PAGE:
Posted by V.P. Frickey at 9:56 PM EST
Updated: Tuesday, 9 August 2011 8:33 PM EDT
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Sunday, 21 November 2010
Context May Not Be Everything, But It's a Lot
Topic: musings

CCCP.  The first thing we get from Google on a search of that sequence of letters now is "Combined Community Codec Pack," but even the proprietors of that Web site know that the letters were once dark and evil magic to many of us not citizens of the Soyuz Sovetskikh Sotsialisticheskikh Respublik, - in English, the Union of Soviet Socialist Republics, as Russia and its satrapies were known from 1918 to 1991. The software firm now pulls on the iconography of that political entity to amuse themselves and their customers.

The next two entries in the Google search and the fifth also refer to the Combined Community Codec PackThe fourth points to the Wikipedia entry for the Soviet Union, and in Wikipedia, "CCCP" will direct you either to that page or to a disambiguation page where you can choose to remember that those four letters mean something entirely different in the Cyrillic alphabet given to the Slavs by Saints Cyril and Methodius than they do in our Roman alphabet.

Some of us, when we think of "CCCP," imagine it stenciled on the side of an intercontinental ballistic missile aimed at our homeland, a cargo of nuclear or biological destruction in its nose cone, or on the side of a  tank blowing some hapless Czech or Hungarian off of the roof of a building, next to the Communist hammer and sickle.  Others see a benign movement away from pogroms, the knout, and Tsarist absolutism in Russia, the idealism of the October Revolution, and the energetic technological might of the Soviet Union's postwar years.  Each of us has his or her own narrative on the Soviet Union.

Later generations, those of us born after 1991, may now regard a similar shape to the hammer and sickle with apprehension and even anger; the sickle, divested of its handle and the intersecting hammer, is the Crescent of Islam.  On September 11th, 2001 that shape became in some minds a new dark and distrusted sigil. 

Others choose to see a culture in which care for the poor is an pillar of the dominant religion, the bright culture of the Baghdad Caliphate that gave us modern medicine, universities and graduate education as we now know them, and which (through a man we know as Avicenna and others know as ibn Sina) restored lost knowledge from ancient Greece and Rome to Europe and helped spark the Renaissance.

Context may not be everything, but it's sure powerful.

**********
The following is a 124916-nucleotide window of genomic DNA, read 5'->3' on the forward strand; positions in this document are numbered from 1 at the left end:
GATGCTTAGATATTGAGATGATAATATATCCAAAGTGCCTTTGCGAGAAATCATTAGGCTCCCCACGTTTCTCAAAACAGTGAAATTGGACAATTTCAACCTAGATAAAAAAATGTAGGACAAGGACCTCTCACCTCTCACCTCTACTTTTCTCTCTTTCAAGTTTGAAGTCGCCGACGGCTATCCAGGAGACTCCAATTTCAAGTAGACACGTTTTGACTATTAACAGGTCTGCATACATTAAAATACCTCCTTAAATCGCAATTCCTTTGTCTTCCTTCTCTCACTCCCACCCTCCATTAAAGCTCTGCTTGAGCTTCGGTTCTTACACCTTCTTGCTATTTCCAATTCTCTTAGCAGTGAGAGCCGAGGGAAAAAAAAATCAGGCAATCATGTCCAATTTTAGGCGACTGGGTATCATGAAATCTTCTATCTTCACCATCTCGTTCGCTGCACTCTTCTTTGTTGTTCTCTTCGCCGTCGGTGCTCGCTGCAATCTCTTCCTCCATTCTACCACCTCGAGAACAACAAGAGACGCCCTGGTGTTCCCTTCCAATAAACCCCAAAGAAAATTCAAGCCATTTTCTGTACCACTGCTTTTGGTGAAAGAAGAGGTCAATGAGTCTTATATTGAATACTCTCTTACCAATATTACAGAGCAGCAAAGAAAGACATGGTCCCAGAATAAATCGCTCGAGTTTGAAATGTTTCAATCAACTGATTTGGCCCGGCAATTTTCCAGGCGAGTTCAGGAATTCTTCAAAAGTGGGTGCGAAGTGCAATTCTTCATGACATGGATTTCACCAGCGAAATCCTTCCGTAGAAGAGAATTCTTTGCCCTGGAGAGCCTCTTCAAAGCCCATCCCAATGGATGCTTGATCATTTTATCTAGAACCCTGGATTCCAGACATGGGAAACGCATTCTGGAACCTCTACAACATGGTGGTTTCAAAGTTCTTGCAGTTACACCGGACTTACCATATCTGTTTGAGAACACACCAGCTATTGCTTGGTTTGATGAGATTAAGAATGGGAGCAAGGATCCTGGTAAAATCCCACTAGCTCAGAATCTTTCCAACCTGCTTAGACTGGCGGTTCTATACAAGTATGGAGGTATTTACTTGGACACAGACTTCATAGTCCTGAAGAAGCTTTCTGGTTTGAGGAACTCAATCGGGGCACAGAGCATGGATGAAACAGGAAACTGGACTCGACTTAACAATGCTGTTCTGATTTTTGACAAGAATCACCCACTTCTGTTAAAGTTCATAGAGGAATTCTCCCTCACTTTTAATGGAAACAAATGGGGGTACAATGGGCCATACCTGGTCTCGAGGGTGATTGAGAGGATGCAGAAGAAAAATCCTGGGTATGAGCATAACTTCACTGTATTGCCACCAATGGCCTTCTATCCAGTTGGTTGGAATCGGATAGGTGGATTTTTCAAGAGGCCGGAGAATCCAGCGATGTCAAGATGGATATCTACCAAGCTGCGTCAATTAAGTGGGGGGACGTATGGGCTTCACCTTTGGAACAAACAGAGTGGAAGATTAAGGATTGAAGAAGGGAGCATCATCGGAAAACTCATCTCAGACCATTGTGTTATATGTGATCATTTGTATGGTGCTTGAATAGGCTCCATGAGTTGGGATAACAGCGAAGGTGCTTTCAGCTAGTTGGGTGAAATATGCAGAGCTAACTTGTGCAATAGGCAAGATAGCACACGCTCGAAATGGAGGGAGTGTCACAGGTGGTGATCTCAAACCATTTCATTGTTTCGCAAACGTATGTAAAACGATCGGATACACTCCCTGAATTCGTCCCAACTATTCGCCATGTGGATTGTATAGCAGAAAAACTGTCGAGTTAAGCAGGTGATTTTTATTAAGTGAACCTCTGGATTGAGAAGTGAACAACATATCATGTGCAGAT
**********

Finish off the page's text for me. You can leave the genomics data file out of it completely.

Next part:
Posted by V.P. Frickey at 3:18 AM EST
Updated: Wednesday, 24 November 2010 11:54 PM EST
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Tuesday, 8 September 2009
John Brunner, prophet?

I was re-reading the late John Brunner's science-fiction novel Stand on Zanzibar today and noticed that his record as a predictor is actually not bad. He wrote this novel in 1968, and apparently did a great deal of homework in the physical, biological and social sciences while writing - and it shows.

I took a few minutes to draw up lists of things John Brunner predicted would happen in his novel by 2010:

predictions made by John Brunner in Stand on Zanzibar (1968, Ballantine, New York):

predictions which have been realized:
- widespread use of genetic engineering in consumer and industrial products;
- extensive mapping of the human genome;
- use of genetic engineering techniques to confer un-natural colors to mammals (glow-in-the-dark mice in real life; in the book, it was red, purple and green dogs, among other things);
- use of commercial airliners for commuting to and from work;
- widespread use of international satellite television networks for news and entertainment (CNN, Sky News, al-Jazeera in real life; Engrelay Satelserv and Reuters VideoAsia in the book);
- “designer” (illicit) drugs with chemical structure and pharmaceutical properties unknown at the time the book was written;
- reversion of Indonesia (referred to as “Yatakang” in the book) to right-wing or centrist government;
- supercomputers so densely constructed as to require cooling by liquid helium (Crays in real life, Shalmaneser in the book);
- widespread online access to reference information from home and libraries through the telephone network;
- widespread change of sexual and family relationship norms and mores in industrialized societies;
- local restaurants which accept orders through the telephone/computer network and deliver to your home;
- China eclipsing Russia as a military threat to the United States;
- widespread adoption of military weapons and tactics (“SWAT” teams) by local police forces to deal with riots and other forms of violent public disorder;
- multinational corporations with resources exceeding those of many small nations;
- widespread commission of mass murder for little or no discernible motive by irrational individuals;
- widespread dissemination of formulas for explosives, poisons, incendiaries and other means of mass destruction by pamphlet, circular, magazine and online information services;
- widespread online access to literature;
- widespread online access to pornography;
- acts of mass destruction - terrorism - committed as political or religious protest;
- presence on American soil of organized bands of terrorist saboteurs;
- economic and political integration of Europe as a "super state";
- screening potential parents for genetically transmissible diseases or defects;
- majority rule in South Africa;
- hydrogen/oxygen fuel cell technology usable in automobiles;
- military side arms which can fire very small missiles with explosive warheads (the US Army’s XM25 25mm Counter Defilade Target Engagement System in real life, the “kazow” in the book);
- a technology for mining some metals from the bottom of the sea which has problems with profitability;
- territorial expansion of China into the Western Pacific (in real life, this is evidenced by the construction of military bases by China in the disputed Spratly and Paracel island chains, the establishment of a Chinese county government on one of the Spratly Islands and the dispute between Japan and China over control of the Senkaku Island chain);